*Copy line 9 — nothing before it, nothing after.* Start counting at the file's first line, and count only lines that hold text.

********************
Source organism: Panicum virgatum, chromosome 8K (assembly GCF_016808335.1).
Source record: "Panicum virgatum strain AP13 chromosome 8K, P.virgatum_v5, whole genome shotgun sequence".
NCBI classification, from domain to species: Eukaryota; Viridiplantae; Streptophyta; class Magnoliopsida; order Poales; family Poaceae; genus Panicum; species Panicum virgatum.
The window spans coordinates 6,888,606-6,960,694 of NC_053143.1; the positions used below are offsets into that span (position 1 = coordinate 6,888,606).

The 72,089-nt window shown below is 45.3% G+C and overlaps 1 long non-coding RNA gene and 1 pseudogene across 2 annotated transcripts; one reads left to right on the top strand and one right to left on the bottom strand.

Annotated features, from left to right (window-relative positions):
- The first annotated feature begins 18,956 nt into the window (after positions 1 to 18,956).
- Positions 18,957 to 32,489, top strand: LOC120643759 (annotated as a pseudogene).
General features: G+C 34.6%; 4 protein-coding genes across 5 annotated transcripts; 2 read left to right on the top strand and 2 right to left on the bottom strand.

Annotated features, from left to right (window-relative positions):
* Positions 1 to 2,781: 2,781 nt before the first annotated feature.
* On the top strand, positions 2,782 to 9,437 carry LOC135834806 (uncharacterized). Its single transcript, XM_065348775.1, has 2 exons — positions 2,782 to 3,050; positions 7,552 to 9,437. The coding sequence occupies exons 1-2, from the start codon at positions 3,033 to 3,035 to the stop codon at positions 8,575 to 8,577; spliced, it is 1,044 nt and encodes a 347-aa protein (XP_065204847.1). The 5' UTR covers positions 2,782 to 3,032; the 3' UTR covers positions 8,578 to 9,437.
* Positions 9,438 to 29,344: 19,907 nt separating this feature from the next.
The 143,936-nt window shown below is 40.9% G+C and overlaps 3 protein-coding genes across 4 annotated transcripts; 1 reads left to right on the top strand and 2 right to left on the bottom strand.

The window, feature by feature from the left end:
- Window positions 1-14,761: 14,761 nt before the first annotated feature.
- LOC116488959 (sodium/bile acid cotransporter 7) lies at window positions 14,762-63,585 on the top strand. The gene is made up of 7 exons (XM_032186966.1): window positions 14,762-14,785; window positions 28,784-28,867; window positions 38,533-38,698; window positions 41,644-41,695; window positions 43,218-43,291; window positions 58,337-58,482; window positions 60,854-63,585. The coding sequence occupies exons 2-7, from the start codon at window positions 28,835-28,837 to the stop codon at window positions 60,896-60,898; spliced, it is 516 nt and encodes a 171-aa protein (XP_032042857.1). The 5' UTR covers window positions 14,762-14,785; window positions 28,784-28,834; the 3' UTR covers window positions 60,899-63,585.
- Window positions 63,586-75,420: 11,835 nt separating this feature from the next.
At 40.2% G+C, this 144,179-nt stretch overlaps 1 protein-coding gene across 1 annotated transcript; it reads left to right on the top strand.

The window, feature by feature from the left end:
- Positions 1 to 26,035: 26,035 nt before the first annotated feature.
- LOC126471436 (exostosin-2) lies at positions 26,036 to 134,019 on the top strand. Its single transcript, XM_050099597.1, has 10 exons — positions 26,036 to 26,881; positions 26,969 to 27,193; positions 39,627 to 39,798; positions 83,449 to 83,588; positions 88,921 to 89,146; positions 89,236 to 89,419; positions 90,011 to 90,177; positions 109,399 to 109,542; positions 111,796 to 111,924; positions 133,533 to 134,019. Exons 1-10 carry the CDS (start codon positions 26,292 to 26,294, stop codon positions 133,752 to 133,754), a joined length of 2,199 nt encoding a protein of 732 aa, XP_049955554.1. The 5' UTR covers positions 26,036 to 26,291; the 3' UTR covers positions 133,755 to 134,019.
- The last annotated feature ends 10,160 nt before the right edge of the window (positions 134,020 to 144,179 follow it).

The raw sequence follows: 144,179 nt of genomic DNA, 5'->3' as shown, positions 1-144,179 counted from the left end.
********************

General features: G+C 34.6%; 4 protein-coding genes across 5 annotated transcripts; 2 read left to right on the top strand and 2 right to left on the bottom strand.